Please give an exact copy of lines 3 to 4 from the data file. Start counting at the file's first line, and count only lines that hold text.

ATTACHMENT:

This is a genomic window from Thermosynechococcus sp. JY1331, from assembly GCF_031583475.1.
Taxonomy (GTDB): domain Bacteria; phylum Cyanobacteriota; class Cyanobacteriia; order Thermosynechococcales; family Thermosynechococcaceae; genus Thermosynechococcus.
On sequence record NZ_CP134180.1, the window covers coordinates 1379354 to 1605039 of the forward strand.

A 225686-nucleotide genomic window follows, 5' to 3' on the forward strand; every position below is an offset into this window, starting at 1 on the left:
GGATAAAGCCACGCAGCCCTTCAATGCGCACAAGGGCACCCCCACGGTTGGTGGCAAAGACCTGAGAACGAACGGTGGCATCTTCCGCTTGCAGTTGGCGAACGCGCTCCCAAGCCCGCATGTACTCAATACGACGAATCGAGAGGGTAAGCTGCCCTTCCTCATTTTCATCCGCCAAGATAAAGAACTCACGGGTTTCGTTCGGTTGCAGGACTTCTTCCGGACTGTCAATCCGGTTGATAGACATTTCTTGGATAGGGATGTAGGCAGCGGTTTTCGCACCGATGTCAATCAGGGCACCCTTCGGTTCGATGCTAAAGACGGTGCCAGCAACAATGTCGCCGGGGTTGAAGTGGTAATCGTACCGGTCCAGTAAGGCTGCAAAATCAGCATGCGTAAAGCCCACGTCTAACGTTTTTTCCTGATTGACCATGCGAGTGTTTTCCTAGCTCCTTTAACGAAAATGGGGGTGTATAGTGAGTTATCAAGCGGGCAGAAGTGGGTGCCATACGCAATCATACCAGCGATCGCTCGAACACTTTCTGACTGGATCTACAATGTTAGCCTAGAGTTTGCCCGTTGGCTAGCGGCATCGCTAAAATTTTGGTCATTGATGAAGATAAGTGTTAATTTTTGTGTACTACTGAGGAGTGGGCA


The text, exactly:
On sequence record NZ_CP134180.1, the window covers coordinates 1379354 to 1605039 of the forward strand.

A 225686-nucleotide genomic window follows, 5' to 3' on the forward strand; every position below is an offset into this window, starting at 1 on the left: